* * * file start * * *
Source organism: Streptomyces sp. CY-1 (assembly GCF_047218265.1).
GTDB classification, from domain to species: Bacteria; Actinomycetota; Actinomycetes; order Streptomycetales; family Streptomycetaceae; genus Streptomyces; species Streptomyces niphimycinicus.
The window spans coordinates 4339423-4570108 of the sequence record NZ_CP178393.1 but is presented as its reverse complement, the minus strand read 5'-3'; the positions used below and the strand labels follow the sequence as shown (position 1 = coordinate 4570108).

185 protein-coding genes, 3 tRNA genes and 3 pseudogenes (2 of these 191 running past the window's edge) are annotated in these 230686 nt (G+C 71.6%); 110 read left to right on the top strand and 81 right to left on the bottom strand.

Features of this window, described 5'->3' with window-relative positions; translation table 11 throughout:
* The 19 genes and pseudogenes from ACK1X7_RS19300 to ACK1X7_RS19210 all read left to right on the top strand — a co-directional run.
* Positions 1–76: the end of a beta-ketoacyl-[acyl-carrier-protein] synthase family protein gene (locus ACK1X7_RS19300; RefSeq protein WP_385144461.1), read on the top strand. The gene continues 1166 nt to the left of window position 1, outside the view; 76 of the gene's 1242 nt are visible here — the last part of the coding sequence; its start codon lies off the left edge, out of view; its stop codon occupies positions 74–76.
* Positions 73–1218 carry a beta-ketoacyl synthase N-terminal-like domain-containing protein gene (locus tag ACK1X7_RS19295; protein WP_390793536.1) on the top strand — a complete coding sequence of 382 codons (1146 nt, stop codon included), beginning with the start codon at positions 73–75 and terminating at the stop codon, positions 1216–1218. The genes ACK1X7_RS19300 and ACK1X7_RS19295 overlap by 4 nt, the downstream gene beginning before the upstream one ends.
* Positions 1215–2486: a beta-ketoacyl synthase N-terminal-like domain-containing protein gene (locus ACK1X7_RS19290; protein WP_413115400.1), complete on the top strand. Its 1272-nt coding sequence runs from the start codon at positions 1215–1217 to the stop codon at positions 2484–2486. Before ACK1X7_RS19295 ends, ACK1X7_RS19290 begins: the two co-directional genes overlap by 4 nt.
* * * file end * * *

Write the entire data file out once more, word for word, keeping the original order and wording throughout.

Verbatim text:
Source organism: Streptomyces sp. CY-1 (assembly GCF_047218265.1).
GTDB classification, from domain to species: Bacteria; Actinomycetota; Actinomycetes; order Streptomycetales; family Streptomycetaceae; genus Streptomyces; species Streptomyces niphimycinicus.
The window spans coordinates 4339423-4570108 of the sequence record NZ_CP178393.1 but is presented as its reverse complement, the minus strand read 5'-3'; the positions used below and the strand labels follow the sequence as shown (position 1 = coordinate 4570108).

185 protein-coding genes, 3 tRNA genes and 3 pseudogenes (2 of these 191 running past the window's edge) are annotated in these 230686 nt (G+C 71.6%); 110 read left to right on the top strand and 81 right to left on the bottom strand.

Features of this window, described 5'->3' with window-relative positions; translation table 11 throughout:
* The 19 genes and pseudogenes from ACK1X7_RS19300 to ACK1X7_RS19210 all read left to right on the top strand — a co-directional run.
* Positions 1–76: the end of a beta-ketoacyl-[acyl-carrier-protein] synthase family protein gene (locus ACK1X7_RS19300; RefSeq protein WP_385144461.1), read on the top strand. The gene continues 1166 nt to the left of window position 1, outside the view; 76 of the gene's 1242 nt are visible here — the last part of the coding sequence; its start codon lies off the left edge, out of view; its stop codon occupies positions 74–76.
* Positions 73–1218 carry a beta-ketoacyl synthase N-terminal-like domain-containing protein gene (locus tag ACK1X7_RS19295; protein WP_390793536.1) on the top strand — a complete coding sequence of 382 codons (1146 nt, stop codon included), beginning with the start codon at positions 73–75 and terminating at the stop codon, positions 1216–1218. The genes ACK1X7_RS19300 and ACK1X7_RS19295 overlap by 4 nt, the downstream gene beginning before the upstream one ends.
* Positions 1215–2486: a beta-ketoacyl synthase N-terminal-like domain-containing protein gene (locus ACK1X7_RS19290; protein WP_413115400.1), complete on the top strand. Its 1272-nt coding sequence runs from the start codon at positions 1215–1217 to the stop codon at positions 2484–2486. Before ACK1X7_RS19295 ends, ACK1X7_RS19290 begins: the two co-directional genes overlap by 4 nt.